Past Olympic Highlights

In the Jewish tradition, the word “chai” means “life” and also is the word for the number 18. The number 36 would be “double chai” or “double life. ” But in the Olympics, there is a note of sadness connected with the 1936 Olympic Games at Berlin, and a greater note of tragedy at the 1972 Munich Games.

In 1936, the influence of Hitler crossed the borders of Germany and influenced negatively Jewish participation on many teams. The story of how Jewish athletes were given perfuntory opportunities to qualify for the German national team, and somehow were not chosen, is well known. It is common knowledge that other national teams in the German orbit also made it difficult for athletes of Jewish descent to participate.

In the United States, only three Jewish athletes made the team. Two of them, Marty Glickman and Sam Stoller, were dash men. They were supposed to compete in the 400-meter spring relay, and did, in the preliminaries. When time came for the finals, however, they were pulled from the quartet. The American coach said that he didn’t think that their time was fast enough to insure victory.

The truth, of course, was that the time in the semifinals was fast enough to win, although the winning time was a few fractions of seconds faster.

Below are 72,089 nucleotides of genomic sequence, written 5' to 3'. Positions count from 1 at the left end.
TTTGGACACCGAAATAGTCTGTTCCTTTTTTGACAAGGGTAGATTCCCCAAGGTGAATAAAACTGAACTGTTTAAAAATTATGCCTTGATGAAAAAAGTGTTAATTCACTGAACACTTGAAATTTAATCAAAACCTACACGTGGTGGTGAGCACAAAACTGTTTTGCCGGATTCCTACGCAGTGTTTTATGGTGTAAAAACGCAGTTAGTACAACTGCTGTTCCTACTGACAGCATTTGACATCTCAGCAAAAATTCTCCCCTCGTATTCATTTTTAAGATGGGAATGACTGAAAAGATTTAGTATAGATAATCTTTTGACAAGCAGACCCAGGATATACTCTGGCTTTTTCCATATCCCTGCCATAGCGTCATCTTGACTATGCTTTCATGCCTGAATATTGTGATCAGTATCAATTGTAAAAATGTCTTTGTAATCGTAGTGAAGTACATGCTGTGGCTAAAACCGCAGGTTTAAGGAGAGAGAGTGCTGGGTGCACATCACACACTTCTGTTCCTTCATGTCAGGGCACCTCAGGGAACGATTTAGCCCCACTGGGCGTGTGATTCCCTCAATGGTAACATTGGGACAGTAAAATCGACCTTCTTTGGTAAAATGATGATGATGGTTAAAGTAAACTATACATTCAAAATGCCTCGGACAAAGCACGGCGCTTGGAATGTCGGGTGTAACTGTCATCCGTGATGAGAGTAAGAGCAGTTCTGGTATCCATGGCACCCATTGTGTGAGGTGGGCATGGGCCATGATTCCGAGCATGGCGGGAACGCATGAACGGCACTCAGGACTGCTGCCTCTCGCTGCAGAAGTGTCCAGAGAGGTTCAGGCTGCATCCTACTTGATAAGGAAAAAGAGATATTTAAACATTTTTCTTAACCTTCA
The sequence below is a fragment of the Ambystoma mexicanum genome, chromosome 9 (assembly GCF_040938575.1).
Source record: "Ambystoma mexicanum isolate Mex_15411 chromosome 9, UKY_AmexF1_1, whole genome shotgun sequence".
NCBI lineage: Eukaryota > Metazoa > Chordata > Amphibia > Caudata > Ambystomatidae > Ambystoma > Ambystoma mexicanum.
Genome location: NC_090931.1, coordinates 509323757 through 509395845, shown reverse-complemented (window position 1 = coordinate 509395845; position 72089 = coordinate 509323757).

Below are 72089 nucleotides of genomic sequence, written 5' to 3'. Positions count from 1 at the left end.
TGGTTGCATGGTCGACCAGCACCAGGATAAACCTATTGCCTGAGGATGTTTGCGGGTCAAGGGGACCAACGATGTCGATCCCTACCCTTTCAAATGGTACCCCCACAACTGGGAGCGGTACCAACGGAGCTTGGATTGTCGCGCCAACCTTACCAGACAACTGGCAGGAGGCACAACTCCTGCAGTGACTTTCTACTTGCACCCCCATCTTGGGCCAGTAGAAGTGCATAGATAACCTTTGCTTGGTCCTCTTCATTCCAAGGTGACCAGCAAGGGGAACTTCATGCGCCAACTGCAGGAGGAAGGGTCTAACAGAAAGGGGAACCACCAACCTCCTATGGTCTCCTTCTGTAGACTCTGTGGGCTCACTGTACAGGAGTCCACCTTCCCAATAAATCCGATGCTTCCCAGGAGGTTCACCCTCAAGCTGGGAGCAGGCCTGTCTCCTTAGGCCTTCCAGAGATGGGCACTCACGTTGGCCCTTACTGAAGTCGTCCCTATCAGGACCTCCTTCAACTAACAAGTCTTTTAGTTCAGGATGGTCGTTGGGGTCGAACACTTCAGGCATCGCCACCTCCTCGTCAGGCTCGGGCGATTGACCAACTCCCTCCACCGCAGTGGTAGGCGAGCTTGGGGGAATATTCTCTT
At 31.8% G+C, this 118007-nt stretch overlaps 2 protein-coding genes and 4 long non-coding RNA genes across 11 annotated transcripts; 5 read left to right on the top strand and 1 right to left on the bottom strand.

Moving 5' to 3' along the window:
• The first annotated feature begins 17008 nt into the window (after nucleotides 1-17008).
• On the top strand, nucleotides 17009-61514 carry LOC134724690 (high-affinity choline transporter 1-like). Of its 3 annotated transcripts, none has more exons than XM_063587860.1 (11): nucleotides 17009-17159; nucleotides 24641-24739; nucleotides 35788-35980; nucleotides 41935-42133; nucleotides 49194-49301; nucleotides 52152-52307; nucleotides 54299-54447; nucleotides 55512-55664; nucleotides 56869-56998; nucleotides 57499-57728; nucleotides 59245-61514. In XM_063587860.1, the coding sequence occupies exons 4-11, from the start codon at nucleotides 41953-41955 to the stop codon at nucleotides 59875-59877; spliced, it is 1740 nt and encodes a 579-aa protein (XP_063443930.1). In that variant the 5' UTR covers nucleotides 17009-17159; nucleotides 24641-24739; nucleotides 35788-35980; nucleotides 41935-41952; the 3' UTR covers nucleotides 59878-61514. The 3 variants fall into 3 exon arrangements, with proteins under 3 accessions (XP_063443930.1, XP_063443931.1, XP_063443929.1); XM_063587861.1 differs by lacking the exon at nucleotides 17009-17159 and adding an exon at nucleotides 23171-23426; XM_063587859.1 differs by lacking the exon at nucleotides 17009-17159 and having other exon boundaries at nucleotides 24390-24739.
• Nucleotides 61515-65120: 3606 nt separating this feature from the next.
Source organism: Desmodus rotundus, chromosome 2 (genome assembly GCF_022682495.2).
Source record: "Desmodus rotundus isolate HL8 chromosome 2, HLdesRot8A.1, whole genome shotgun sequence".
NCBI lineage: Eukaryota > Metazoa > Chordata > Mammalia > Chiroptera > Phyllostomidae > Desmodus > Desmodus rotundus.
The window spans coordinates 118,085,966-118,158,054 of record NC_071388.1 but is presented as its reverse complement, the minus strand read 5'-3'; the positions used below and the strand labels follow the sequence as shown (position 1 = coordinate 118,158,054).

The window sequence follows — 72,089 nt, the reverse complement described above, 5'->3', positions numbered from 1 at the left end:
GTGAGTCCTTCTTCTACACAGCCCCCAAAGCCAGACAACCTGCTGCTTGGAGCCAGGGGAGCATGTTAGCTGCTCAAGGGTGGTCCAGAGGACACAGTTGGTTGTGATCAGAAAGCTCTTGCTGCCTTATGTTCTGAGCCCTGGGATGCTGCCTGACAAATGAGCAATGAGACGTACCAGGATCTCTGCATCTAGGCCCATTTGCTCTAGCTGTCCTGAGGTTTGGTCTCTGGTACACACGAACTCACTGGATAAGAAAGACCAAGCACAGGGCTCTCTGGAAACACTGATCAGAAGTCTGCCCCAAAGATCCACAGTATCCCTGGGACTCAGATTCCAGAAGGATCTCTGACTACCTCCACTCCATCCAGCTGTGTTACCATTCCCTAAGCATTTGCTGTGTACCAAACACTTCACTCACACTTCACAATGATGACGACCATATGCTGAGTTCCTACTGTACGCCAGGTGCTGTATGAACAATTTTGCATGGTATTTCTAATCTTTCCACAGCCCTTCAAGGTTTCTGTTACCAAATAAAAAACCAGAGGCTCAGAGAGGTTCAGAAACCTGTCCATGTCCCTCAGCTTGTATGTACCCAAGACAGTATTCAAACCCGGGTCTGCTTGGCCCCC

A bright spot for Jewish partication in major sports was reserved for Sam Balter. An outstanding athlete from UCLA and All-American in basketball, he was captain of the Universal Pictures team in 1936. Universal won the national AAU championship and represented the USA at the Olympics. Balter led the team to a sweep of all competition to win a gold medal.

Tragedy struck the Israeli team in the 1972 Olympics Early in the morning of September 5, eight terrorists slipped into the Olympic Village and invaded the Israeli quarters. There, and later at the airport in an effort to take remaining hostages out of the country, 11 Israelis and five of the terrorists were killed. The shadow of that event has remained over international sports activitives since then, requiring an extreme concentration on security for all international events, including the current Olympiad.

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